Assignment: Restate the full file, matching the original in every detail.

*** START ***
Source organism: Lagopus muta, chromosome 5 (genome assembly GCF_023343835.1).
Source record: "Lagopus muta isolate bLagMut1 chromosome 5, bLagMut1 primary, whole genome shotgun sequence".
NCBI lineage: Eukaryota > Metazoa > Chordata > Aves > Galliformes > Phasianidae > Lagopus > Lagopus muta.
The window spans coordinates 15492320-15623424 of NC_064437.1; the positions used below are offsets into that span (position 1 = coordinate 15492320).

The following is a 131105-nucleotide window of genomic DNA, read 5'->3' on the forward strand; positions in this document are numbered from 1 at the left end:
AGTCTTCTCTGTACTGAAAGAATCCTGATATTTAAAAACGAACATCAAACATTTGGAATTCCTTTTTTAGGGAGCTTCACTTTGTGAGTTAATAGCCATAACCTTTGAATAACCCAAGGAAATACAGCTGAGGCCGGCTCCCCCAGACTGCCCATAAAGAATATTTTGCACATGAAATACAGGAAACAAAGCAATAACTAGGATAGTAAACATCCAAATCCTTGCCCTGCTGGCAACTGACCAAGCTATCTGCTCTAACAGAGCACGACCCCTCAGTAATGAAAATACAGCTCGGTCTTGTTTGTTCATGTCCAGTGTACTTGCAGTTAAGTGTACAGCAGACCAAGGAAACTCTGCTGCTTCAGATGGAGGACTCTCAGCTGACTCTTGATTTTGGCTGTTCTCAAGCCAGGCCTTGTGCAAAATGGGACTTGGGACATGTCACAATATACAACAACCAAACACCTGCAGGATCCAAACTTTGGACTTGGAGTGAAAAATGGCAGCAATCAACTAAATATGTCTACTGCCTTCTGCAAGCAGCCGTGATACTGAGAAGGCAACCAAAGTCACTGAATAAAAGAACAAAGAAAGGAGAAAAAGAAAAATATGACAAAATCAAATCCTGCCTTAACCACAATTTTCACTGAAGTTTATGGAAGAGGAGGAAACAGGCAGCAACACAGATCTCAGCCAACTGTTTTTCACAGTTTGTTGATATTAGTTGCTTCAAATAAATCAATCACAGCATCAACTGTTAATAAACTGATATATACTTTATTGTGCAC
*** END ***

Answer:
Source organism: Lagopus muta, chromosome 5 (genome assembly GCF_023343835.1).
Source record: "Lagopus muta isolate bLagMut1 chromosome 5, bLagMut1 primary, whole genome shotgun sequence".
NCBI lineage: Eukaryota > Metazoa > Chordata > Aves > Galliformes > Phasianidae > Lagopus > Lagopus muta.
The window spans coordinates 15492320-15623424 of NC_064437.1; the positions used below are offsets into that span (position 1 = coordinate 15492320).

The following is a 131105-nucleotide window of genomic DNA, read 5'->3' on the forward strand; positions in this document are numbered from 1 at the left end:
AGTCTTCTCTGTACTGAAAGAATCCTGATATTTAAAAACGAACATCAAACATTTGGAATTCCTTTTTTAGGGAGCTTCACTTTGTGAGTTAATAGCCATAACCTTTGAATAACCCAAGGAAATACAGCTGAGGCCGGCTCCCCCAGACTGCCCATAAAGAATATTTTGCACATGAAATACAGGAAACAAAGCAATAACTAGGATAGTAAACATCCAAATCCTTGCCCTGCTGGCAACTGACCAAGCTATCTGCTCTAACAGAGCACGACCCCTCAGTAATGAAAATACAGCTCGGTCTTGTTTGTTCATGTCCAGTGTACTTGCAGTTAAGTGTACAGCAGACCAAGGAAACTCTGCTGCTTCAGATGGAGGACTCTCAGCTGACTCTTGATTTTGGCTGTTCTCAAGCCAGGCCTTGTGCAAAATGGGACTTGGGACATGTCACAATATACAACAACCAAACACCTGCAGGATCCAAACTTTGGACTTGGAGTGAAAAATGGCAGCAATCAACTAAATATGTCTACTGCCTTCTGCAAGCAGCCGTGATACTGAGAAGGCAACCAAAGTCACTGAATAAAAGAACAAAGAAAGGAGAAAAAGAAAAATATGACAAAATCAAATCCTGCCTTAACCACAATTTTCACTGAAGTTTATGGAAGAGGAGGAAACAGGCAGCAACACAGATCTCAGCCAACTGTTTTTCACAGTTTGTTGATATTAGTTGCTTCAAATAAATCAATCACAGCATCAACTGTTAATAAACTGATATATACTTTATTGTGCAC